sometimes taking that one risk might put you out of the tournament where if you just put
the ball here, put it there, you'll save yourself a shot or two, that shot or two might
mean the difference come Sunday afternoon with a couple holes to go.
Q. How is your game right now? And short of winning this week, is there something
you're looking to work on? Something that you'd like -- a progression in an area of your
game you'd like to take out of here?
TIGER WOODS: One thing I'd like to take out of here more than anything is shaping my
drives a little bit better. I know that I was shaping my drives pretty good in Germany but
not as good as I'd like. I wasn't able to shape it both ways at any time. And I was
sometimes a little frustrated. I could probably pull it off two out of three times, but
you need to pull it off a little more than that in order to be more successful. So I'd
like to be able to shape my drives a little better, position it on the correct sides of
fairways like I have been, continue to do that, hence back ride, put on the left side,
things like that, things that are basic, to continue getting better at that. Because I
think that's what's going to eventually lead to more victories because you can give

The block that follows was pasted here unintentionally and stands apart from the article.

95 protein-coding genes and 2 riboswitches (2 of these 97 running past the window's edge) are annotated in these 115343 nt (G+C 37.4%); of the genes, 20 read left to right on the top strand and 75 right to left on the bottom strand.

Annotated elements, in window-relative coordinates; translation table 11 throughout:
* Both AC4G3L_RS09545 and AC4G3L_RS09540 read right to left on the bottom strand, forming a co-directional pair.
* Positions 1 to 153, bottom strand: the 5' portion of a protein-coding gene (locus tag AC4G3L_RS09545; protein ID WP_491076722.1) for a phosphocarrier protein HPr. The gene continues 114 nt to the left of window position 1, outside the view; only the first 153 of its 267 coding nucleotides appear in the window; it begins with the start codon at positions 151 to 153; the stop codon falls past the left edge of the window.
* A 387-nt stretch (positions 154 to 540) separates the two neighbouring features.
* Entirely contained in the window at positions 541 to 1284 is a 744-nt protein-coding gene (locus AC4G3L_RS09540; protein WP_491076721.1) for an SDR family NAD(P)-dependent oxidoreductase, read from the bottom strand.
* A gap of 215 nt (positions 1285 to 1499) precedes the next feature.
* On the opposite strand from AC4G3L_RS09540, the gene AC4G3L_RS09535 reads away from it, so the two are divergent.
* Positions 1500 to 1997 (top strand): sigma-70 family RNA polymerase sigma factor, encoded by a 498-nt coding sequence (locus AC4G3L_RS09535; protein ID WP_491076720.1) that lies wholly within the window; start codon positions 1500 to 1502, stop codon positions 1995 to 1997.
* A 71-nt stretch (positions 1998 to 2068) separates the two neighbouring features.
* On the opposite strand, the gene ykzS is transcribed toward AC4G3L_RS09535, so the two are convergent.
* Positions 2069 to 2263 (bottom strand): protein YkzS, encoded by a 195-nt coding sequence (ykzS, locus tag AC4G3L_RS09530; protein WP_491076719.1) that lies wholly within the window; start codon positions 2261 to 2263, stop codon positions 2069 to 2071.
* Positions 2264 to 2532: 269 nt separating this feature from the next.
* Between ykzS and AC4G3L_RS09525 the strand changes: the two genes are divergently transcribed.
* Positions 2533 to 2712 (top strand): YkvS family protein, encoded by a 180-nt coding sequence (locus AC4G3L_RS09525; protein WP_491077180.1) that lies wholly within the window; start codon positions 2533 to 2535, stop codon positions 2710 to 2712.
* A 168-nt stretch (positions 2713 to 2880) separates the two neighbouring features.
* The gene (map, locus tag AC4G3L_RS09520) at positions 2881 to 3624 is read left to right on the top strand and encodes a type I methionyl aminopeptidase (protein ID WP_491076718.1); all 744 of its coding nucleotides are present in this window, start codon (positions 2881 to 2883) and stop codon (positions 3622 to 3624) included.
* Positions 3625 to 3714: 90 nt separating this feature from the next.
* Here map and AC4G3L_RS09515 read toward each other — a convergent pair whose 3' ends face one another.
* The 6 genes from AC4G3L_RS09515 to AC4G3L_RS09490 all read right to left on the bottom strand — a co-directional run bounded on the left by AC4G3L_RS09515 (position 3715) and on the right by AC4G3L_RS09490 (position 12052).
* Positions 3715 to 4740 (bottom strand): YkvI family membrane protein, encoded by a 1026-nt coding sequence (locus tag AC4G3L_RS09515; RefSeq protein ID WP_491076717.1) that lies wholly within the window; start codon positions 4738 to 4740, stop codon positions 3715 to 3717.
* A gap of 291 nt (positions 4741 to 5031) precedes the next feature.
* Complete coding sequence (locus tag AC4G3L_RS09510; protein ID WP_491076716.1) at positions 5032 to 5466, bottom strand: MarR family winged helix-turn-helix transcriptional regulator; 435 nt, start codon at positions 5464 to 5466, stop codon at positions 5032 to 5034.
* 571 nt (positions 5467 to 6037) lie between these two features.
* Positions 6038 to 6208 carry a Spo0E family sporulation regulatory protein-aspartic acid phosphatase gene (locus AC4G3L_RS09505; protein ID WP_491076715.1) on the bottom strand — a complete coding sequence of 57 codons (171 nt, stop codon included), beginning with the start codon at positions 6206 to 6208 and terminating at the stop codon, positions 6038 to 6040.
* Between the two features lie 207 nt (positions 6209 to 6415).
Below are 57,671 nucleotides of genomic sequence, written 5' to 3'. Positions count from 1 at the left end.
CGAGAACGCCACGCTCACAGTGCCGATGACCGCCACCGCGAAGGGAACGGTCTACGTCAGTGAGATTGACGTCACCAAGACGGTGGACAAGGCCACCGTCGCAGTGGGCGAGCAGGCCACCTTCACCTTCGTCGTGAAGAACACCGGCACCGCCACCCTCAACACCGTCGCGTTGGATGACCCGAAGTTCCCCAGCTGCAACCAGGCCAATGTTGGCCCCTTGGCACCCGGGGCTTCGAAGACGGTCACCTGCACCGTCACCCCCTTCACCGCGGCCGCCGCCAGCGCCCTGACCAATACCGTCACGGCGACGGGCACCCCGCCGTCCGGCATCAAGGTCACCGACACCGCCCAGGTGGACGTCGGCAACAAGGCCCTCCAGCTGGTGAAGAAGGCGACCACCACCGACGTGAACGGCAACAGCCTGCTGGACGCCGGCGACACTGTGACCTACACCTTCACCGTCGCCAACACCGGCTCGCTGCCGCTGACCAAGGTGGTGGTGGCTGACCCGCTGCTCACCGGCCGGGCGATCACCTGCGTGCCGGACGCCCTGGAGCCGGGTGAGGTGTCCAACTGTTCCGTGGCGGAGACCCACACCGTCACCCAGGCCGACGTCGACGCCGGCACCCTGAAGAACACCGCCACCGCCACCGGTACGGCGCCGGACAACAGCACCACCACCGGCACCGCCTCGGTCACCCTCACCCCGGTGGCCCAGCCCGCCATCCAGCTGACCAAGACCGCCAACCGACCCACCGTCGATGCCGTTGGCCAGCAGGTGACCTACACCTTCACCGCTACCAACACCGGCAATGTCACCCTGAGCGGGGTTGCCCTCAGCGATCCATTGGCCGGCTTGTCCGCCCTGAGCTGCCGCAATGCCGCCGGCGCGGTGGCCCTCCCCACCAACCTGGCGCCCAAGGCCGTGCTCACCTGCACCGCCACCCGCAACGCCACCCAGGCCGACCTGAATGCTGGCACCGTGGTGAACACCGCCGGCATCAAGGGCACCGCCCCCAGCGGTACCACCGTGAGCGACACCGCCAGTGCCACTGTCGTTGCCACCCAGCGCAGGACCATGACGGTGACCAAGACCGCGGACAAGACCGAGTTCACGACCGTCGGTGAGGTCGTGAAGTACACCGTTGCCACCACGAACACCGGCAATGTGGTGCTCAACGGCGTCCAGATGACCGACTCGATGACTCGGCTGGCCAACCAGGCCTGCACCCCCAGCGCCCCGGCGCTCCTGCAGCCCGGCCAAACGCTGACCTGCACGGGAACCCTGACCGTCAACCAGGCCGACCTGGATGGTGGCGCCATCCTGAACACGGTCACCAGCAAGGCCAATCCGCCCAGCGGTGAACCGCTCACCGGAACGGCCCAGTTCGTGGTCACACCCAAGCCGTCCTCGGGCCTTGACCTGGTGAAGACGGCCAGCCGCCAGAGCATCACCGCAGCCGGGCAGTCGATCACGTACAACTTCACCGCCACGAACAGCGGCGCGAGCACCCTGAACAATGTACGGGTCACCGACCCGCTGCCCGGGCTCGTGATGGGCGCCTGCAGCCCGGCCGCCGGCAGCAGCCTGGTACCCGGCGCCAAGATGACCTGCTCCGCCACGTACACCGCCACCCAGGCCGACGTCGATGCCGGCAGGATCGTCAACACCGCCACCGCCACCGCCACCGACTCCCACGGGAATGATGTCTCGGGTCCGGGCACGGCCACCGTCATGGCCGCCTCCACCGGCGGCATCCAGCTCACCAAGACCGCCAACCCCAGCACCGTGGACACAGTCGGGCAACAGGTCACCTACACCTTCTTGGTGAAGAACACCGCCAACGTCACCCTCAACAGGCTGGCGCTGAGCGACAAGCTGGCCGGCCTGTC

yourself better opportunities to make birdies.
Q. Tiger, Ben Hogan is the honoree this week. Certainly long, long before your time.
Just your thoughts and the impact he made on the game?
TIGER WOODS: Tremendous impact. I don't know if this stat is true or not, but I
remember either seeing the Golf Channel or reading it, I don't know how good my memory is,
I think he only missed one cut in his professional career. I don't know if that's true or
not, but if it is, that's not bad. It goes to show you what kind of player he was. Not
only was he very consistent, but, more importantly, he was consistent in the big
tournaments. He did it in the U.S. Opens, he did it in the British Opens, you name it. He
played the toughest golf courses in the world well. And that, to me, is the ultimate.